363. Later in the time of the caliph 'Umar, the mutualities or units of insurance were organized on the basis of professions, civil or military administrations, to which one belonged, or even of regions. Whenever needed, the central or provincial government came to the succour of the units, as we have described above when speaking for State expenditure.

364. Insurance signifies essentially the repartition of the burden of an individual on as many as possible, in order to lighten the burden of each. Instead of the capitalistic companies of insurance, Islam preferred organizing insurance on the basis of mutuality and cooperation, aided by a pyramidal gradation of the units culminating in the central government.

365. Such a unit could engage in commerce with the help of unutilized funds remaining at its disposal, so that the capital is augmented. A time might come, when the members of a unit could be fully exempted from paying further contributions, or might even receive amounts of the profits of commerce. It goes without saying that these units of mutual aid could insure against all kinds of risks, such as accident of traffic, fire, loss in transit, and so on. It goes also without saying that the insurance business is capable of being "nationalized" for all or certain kinds of risks (i.e. temporary motives such as the despatch of parcels, etc.).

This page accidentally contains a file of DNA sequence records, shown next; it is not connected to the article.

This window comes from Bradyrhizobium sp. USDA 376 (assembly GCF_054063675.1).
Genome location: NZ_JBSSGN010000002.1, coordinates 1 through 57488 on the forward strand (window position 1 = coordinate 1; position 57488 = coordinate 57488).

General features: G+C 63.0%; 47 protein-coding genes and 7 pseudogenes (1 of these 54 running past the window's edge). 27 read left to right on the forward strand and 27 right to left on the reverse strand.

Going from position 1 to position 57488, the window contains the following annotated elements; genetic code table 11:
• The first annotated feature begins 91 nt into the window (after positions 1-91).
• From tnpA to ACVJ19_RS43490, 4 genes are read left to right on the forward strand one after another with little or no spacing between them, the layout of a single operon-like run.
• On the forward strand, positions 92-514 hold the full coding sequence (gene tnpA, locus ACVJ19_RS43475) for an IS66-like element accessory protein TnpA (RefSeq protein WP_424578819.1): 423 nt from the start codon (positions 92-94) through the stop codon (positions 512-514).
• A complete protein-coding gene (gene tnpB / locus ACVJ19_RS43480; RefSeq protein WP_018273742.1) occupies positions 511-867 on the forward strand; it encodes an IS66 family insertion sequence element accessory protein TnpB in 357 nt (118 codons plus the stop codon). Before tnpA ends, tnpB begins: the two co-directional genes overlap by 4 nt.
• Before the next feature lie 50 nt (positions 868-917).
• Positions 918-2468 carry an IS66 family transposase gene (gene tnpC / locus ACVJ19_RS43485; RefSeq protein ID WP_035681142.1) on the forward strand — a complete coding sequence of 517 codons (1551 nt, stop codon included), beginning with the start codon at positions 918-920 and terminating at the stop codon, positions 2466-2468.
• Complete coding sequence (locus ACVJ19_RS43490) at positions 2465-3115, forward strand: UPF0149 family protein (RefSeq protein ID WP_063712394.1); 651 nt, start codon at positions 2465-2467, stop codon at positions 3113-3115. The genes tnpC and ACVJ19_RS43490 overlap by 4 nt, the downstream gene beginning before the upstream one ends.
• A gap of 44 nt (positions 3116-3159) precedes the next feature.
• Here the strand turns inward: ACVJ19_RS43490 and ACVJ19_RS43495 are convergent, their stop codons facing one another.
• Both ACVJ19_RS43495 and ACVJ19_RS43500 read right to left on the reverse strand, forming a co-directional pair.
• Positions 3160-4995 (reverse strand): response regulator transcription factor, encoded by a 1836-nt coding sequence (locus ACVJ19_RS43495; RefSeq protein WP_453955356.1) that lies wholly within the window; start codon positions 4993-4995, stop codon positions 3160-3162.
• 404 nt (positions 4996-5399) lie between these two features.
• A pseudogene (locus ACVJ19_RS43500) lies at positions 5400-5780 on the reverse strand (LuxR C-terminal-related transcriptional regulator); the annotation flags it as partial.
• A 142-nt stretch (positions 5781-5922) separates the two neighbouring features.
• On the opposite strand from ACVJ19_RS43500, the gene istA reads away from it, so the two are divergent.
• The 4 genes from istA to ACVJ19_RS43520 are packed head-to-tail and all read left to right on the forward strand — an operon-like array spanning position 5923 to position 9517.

366. Without entering into technical details, it may be pointed out that the capitalistic insurances, in which the insured person does not participate in the benefits of the company in proportion to his contributions, is not tolerated in Islam as this would constitute a form of game of chance.

367. In passing, we might mention another social institution of the time of the caliph 'Umar. He had organized a system of pensions for all the inhabitants of the country, and according to the Kitab al-Amwal of Ibn Zanjuwaih and ar-Risalahal-'Uthmaniyah of al-Jahiz, even non-muslim subjects were among the beneficiaries of these pensions -- so much so that as soon as a child was born, he began to receive a certain pension. The adults received the minimum necessary for living. In the beginning, the caliph practised a certain discrimination amongst the different categories of the pensioners, and if the minimum was 1, the most favoured person received 40; yet towards the end of his life, he decided to observe complete equality, but he died before this reform could be introduced. This institution, named "Diwan", by 'Umar, seems to have originated in the very time of the Prophet, as the following report implies: "The basis of this practice is the narration that the Prophet named Mahmiyah ibn Jaz' to be in charge of the governmental fifth of the booty captured on the Banu'l-Mustaliq; and in fact Mahmiyah was in charge of the governmental fifths of all booties. The sadaqat (zakat taxes) were controlled separately and had their own particular administration. However, peaceful revenues from the enemy (fay') were administered by separate functionaries. The prophet used to spend the sadaqat on orphans, weaklings and the poor. If the orphan reached puberty and military service (Jihad) became his duty, he was transferred from the list of the beneficiaries of the sadaqat to that of the fay'. If he refused to render military service, he would not benefit any more from the sadaqat and was commanded to earn his livelihood himself." (cf. Sarakhsi. Sharh as-Siyar al-Kabir, ed. Munajjed. 1978).